The facade is lavishly decorated in baroque style. Two towers frame a massive entrance. An arrow-riddled Saint Sebastian is positioned just above the main arch. The Basilica’s interiors are peaceful and more modest in design.
Historically and architecturally fascinating is the Kursaal Batzar Jauregia (Kursaal Congress Center and Auditorium), on Gros beach and the Urumea River. An elegant palace in the early 1900’s, the property housed a casino, restaurant and 859-seat theater. In 1972, the building was razed and the site remained empty until 1996, when Spanish architect Rafael Moneo designed the modern cube-shaped structure now standing.
Grey and brooding during the day, the Kursaal is transformed at night with hundreds of lights illuminating the interior. The new design includes a 1,800-seat concert hall, banquet halls and exhibition rooms. The vast center is also home to the San Sebastián film festival, the largest in Spain, and the Donostia Jazz Festival.
Just across the river from the Kursaal is the sumptuous Hotel María Cristina. The hotel’s ornate Art Deco design is in vivid contrast to the stark, modern Kursaal. Charles Mewes, the architect for the Ritz Hotels in both Paris and Madrid, was also the creator of this property. In July 1912, Spanish Regent María Cristina, the hotel’s namesake, was the first person to officially cross the threshold. Royalty and celebrities continue to patronize the 5-star hotel.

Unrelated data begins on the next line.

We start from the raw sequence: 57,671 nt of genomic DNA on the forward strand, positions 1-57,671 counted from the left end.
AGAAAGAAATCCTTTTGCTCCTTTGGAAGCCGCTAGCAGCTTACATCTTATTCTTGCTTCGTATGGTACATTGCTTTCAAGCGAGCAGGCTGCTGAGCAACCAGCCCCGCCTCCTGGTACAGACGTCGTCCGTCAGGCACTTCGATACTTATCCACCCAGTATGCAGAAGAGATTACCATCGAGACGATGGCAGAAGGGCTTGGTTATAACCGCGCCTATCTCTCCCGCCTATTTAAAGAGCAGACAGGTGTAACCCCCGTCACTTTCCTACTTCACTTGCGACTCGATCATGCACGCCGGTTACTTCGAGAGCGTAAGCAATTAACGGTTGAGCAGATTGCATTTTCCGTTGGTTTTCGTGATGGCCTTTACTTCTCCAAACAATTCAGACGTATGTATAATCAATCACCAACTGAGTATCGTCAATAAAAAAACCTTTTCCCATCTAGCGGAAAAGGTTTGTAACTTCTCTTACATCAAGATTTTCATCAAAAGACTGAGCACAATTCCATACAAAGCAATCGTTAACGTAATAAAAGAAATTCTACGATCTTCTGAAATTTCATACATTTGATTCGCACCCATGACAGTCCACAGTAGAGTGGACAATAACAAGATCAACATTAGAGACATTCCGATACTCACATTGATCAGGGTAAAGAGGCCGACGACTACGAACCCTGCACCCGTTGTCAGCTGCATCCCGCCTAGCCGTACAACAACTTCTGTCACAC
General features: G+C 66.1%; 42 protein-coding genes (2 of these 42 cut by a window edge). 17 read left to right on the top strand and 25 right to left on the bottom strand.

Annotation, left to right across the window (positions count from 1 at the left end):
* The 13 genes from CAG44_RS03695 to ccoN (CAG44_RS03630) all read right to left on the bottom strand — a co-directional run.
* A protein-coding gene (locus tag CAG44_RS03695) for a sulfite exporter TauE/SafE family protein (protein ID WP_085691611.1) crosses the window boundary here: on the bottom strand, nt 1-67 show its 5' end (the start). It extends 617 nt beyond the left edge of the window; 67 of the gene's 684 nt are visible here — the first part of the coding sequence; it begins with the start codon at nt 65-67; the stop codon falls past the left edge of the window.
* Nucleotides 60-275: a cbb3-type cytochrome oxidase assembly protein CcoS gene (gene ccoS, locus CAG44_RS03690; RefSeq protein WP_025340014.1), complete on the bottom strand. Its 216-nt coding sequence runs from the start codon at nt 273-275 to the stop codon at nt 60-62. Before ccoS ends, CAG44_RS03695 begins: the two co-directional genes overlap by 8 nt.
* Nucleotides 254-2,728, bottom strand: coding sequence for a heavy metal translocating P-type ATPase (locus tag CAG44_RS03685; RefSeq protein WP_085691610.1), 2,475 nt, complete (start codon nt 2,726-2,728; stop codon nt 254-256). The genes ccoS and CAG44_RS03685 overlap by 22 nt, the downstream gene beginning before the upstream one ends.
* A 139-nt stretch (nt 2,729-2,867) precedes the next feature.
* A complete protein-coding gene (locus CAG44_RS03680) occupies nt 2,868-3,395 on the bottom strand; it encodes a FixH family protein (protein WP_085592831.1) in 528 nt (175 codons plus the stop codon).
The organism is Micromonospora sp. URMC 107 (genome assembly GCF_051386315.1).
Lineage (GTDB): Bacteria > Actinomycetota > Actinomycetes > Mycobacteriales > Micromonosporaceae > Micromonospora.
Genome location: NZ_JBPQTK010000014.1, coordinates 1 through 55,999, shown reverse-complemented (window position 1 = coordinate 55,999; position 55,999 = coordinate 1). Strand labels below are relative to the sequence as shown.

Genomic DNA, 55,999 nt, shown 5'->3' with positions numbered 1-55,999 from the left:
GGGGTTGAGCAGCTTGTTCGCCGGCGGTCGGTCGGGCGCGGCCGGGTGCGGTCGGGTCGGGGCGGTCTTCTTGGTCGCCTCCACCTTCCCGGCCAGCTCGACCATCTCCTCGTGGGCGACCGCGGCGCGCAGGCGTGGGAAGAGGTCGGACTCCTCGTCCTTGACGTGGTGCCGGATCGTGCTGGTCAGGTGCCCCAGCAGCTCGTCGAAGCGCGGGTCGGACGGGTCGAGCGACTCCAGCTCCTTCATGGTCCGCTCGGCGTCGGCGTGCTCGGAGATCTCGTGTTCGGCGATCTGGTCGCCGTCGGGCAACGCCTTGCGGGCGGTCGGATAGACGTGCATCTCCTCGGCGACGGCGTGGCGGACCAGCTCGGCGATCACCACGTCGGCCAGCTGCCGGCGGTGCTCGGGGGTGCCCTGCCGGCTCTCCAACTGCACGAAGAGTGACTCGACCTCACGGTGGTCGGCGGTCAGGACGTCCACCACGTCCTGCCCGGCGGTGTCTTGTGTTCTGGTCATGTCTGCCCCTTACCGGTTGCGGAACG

Another historic hotel, the Londres y de Inglaterra is regally situated on the beachfront promenade. Also built during the construction boom of the early 1900‘s, the property was known for its sophistication and refinement. The Prince of Wales, Toulouse-Lautrec and heads of state were frequent visitors.